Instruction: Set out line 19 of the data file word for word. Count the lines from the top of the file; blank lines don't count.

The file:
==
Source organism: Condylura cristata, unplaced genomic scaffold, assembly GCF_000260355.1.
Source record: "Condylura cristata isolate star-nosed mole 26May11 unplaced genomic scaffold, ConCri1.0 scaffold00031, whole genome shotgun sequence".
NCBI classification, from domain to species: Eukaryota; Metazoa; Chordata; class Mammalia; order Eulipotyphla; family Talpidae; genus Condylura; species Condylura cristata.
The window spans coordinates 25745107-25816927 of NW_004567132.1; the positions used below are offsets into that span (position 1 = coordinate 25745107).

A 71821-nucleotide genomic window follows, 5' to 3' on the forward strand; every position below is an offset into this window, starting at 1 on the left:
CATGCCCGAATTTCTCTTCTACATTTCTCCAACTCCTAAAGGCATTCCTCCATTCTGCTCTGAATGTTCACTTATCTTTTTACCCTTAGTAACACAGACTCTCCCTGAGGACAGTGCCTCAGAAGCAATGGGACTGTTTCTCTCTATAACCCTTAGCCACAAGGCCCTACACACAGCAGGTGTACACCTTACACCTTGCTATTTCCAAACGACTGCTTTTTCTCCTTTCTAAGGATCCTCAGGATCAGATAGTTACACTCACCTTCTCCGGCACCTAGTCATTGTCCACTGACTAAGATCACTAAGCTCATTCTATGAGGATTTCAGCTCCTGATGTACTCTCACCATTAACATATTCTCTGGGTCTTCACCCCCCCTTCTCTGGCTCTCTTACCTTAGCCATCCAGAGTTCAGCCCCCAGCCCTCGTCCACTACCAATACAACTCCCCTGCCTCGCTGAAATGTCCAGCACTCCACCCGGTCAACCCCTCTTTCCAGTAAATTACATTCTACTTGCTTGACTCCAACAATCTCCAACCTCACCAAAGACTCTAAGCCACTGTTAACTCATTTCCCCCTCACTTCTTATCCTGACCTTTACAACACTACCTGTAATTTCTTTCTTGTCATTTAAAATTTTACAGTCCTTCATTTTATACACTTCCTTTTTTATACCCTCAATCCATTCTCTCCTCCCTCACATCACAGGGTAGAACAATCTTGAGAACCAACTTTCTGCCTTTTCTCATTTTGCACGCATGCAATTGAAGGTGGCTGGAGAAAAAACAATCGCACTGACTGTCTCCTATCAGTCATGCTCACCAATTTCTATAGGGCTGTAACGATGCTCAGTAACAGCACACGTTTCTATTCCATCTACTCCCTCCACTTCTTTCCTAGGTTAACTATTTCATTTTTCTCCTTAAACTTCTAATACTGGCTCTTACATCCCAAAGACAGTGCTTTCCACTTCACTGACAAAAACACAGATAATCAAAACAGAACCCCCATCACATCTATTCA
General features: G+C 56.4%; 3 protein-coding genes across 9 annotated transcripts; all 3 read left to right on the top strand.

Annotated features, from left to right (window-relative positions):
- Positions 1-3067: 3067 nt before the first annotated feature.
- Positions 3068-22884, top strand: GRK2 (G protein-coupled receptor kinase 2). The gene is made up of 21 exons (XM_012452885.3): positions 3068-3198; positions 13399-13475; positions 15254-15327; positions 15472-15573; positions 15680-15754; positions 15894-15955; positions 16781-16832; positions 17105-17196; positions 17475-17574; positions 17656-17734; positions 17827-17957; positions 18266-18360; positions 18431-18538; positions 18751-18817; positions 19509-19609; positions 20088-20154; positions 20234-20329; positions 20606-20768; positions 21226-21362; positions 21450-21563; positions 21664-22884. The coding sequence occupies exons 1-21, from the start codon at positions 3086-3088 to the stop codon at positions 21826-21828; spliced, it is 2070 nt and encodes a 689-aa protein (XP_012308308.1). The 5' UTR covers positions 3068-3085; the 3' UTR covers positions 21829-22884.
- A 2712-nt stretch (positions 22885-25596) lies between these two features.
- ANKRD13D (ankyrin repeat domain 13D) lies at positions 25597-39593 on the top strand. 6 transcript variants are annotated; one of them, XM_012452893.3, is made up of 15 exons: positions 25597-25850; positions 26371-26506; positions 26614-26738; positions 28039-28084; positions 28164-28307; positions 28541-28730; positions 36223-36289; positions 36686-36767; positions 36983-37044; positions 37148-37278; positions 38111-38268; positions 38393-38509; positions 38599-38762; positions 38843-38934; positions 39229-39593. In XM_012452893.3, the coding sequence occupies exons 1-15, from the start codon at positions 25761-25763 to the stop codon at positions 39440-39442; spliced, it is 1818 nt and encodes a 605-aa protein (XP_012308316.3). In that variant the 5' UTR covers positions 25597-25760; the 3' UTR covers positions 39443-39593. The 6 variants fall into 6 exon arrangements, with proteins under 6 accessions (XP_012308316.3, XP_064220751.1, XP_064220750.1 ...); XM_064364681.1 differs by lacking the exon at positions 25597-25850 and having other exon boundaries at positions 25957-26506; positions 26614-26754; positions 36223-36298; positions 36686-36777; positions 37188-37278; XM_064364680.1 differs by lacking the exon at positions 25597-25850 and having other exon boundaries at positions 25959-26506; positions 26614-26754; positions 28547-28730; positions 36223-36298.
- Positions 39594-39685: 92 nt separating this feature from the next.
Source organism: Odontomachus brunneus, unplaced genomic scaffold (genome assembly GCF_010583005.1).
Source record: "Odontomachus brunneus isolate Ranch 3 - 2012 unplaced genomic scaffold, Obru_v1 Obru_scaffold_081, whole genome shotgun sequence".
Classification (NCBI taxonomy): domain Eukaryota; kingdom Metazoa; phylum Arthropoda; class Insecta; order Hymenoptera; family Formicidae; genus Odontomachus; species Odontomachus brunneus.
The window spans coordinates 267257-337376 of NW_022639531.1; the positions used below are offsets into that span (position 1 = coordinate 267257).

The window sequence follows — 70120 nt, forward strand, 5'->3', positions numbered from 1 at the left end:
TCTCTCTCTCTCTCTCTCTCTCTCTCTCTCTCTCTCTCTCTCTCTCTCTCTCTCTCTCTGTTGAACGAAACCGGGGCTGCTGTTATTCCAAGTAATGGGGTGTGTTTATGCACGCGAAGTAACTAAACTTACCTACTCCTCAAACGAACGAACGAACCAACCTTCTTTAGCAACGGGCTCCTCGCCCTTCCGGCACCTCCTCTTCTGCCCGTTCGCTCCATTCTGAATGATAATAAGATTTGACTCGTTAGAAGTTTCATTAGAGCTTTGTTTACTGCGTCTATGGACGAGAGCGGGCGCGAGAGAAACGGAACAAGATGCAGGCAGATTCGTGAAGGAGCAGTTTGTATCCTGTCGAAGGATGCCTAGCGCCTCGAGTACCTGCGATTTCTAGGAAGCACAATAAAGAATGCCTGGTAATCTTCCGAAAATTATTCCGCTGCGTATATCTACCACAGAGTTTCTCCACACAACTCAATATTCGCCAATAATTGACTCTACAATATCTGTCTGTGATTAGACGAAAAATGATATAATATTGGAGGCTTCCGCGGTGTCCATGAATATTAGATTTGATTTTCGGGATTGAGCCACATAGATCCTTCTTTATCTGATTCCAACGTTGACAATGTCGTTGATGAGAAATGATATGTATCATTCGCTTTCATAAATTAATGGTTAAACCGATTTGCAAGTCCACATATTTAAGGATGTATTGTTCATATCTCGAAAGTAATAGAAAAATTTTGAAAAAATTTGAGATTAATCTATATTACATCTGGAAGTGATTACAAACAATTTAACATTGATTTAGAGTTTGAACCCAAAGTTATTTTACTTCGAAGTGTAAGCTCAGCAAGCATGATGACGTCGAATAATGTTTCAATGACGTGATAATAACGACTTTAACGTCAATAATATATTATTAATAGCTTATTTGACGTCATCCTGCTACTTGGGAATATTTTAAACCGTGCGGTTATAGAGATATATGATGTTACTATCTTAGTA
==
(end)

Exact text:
TCTCTCTCTCTCTCTCTCTCTCTCTCTCTCTCTCTCTCTCTCTCTCTCTCTCTCTCTCTGTTGAACGAAACCGGGGCTGCTGTTATTCCAAGTAATGGGGTGTGTTTATGCACGCGAAGTAACTAAACTTACCTACTCCTCAAACGAACGAACGAACCAACCTTCTTTAGCAACGGGCTCCTCGCCCTTCCGGCACCTCCTCTTCTGCCCGTTCGCTCCATTCTGAATGATAATAAGATTTGACTCGTTAGAAGTTTCATTAGAGCTTTGTTTACTGCGTCTATGGACGAGAGCGGGCGCGAGAGAAACGGAACAAGATGCAGGCAGATTCGTGAAGGAGCAGTTTGTATCCTGTCGAAGGATGCCTAGCGCCTCGAGTACCTGCGATTTCTAGGAAGCACAATAAAGAATGCCTGGTAATCTTCCGAAAATTATTCCGCTGCGTATATCTACCACAGAGTTTCTCCACACAACTCAATATTCGCCAATAATTGACTCTACAATATCTGTCTGTGATTAGACGAAAAATGATATAATATTGGAGGCTTCCGCGGTGTCCATGAATATTAGATTTGATTTTCGGGATTGAGCCACATAGATCCTTCTTTATCTGATTCCAACGTTGACAATGTCGTTGATGAGAAATGATATGTATCATTCGCTTTCATAAATTAATGGTTAAACCGATTTGCAAGTCCACATATTTAAGGATGTATTGTTCATATCTCGAAAGTAATAGAAAAATTTTGAAAAAATTTGAGATTAATCTATATTACATCTGGAAGTGATTACAAACAATTTAACATTGATTTAGAGTTTGAACCCAAAGTTATTTTACTTCGAAGTGTAAGCTCAGCAAGCATGATGACGTCGAATAATGTTTCAATGACGTGATAATAACGACTTTAACGTCAATAATATATTATTAATAGCTTATTTGACGTCATCCTGCTACTTGGGAATATTTTAAACCGTGCGGTTATAGAGATATATGATGTTACTATCTTAGTA